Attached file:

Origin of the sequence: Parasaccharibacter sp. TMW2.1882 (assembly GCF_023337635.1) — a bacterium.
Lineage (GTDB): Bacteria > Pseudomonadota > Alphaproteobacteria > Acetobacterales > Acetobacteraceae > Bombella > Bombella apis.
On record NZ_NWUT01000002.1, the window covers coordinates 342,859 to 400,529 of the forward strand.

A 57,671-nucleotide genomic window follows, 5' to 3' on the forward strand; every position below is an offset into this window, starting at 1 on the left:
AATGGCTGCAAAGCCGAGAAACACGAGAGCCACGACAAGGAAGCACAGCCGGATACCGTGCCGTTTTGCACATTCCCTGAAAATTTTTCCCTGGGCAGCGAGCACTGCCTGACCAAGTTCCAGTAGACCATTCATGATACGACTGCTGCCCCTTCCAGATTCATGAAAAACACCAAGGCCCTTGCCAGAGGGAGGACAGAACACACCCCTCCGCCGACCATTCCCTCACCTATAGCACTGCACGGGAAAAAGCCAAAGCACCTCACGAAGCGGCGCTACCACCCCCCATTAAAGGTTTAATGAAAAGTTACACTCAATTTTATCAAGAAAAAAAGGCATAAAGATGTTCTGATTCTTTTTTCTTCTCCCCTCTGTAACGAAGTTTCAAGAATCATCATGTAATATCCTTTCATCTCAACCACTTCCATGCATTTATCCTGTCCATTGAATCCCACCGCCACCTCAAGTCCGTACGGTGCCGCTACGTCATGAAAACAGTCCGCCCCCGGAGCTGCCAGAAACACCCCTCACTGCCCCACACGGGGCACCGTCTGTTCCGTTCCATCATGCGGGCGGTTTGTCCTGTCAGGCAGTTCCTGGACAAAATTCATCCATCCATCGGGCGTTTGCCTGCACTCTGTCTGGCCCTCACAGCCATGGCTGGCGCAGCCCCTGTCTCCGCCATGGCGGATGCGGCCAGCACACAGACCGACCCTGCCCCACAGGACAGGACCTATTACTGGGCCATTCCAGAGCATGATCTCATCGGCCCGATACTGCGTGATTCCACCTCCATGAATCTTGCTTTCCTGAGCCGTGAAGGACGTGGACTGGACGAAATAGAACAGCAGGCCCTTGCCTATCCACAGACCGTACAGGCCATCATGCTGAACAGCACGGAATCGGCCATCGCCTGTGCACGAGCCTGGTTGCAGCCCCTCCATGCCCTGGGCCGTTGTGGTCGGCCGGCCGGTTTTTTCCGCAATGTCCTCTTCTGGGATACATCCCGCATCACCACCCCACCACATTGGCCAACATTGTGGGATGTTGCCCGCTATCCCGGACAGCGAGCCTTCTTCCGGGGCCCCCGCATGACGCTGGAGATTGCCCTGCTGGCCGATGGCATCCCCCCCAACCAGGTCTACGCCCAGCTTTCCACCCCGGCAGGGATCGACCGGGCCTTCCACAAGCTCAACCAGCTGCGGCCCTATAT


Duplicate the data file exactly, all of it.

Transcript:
Origin of the sequence: Parasaccharibacter sp. TMW2.1882 (assembly GCF_023337635.1) — a bacterium.
Lineage (GTDB): Bacteria > Pseudomonadota > Alphaproteobacteria > Acetobacterales > Acetobacteraceae > Bombella > Bombella apis.
On record NZ_NWUT01000002.1, the window covers coordinates 342,859 to 400,529 of the forward strand.

A 57,671-nucleotide genomic window follows, 5' to 3' on the forward strand; every position below is an offset into this window, starting at 1 on the left:
AATGGCTGCAAAGCCGAGAAACACGAGAGCCACGACAAGGAAGCACAGCCGGATACCGTGCCGTTTTGCACATTCCCTGAAAATTTTTCCCTGGGCAGCGAGCACTGCCTGACCAAGTTCCAGTAGACCATTCATGATACGACTGCTGCCCCTTCCAGATTCATGAAAAACACCAAGGCCCTTGCCAGAGGGAGGACAGAACACACCCCTCCGCCGACCATTCCCTCACCTATAGCACTGCACGGGAAAAAGCCAAAGCACCTCACGAAGCGGCGCTACCACCCCCCATTAAAGGTTTAATGAAAAGTTACACTCAATTTTATCAAGAAAAAAAGGCATAAAGATGTTCTGATTCTTTTTTCTTCTCCCCTCTGTAACGAAGTTTCAAGAATCATCATGTAATATCCTTTCATCTCAACCACTTCCATGCATTTATCCTGTCCATTGAATCCCACCGCCACCTCAAGTCCGTACGGTGCCGCTACGTCATGAAAACAGTCCGCCCCCGGAGCTGCCAGAAACACCCCTCACTGCCCCACACGGGGCACCGTCTGTTCCGTTCCATCATGCGGGCGGTTTGTCCTGTCAGGCAGTTCCTGGACAAAATTCATCCATCCATCGGGCGTTTGCCTGCACTCTGTCTGGCCCTCACAGCCATGGCTGGCGCAGCCCCTGTCTCCGCCATGGCGGATGCGGCCAGCACACAGACCGACCCTGCCCCACAGGACAGGACCTATTACTGGGCCATTCCAGAGCATGATCTCATCGGCCCGATACTGCGTGATTCCACCTCCATGAATCTTGCTTTCCTGAGCCGTGAAGGACGTGGACTGGACGAAATAGAACAGCAGGCCCTTGCCTATCCACAGACCGTACAGGCCATCATGCTGAACAGCACGGAATCGGCCATCGCCTGTGCACGAGCCTGGTTGCAGCCCCTCCATGCCCTGGGCCGTTGTGGTCGGCCGGCCGGTTTTTTCCGCAATGTCCTCTTCTGGGATACATCCCGCATCACCACCCCACCACATTGGCCAACATTGTGGGATGTTGCCCGCTATCCCGGACAGCGAGCCTTCTTCCGGGGCCCCCGCATGACGCTGGAGATTGCCCTGCTGGCCGATGGCATCCCCCCCAACCAGGTCTACGCCCAGCTTTCCACCCCGGCAGGGATCGACCGGGCCTTCCACAAGCTCAACCAGCTGCGGCCCTATAT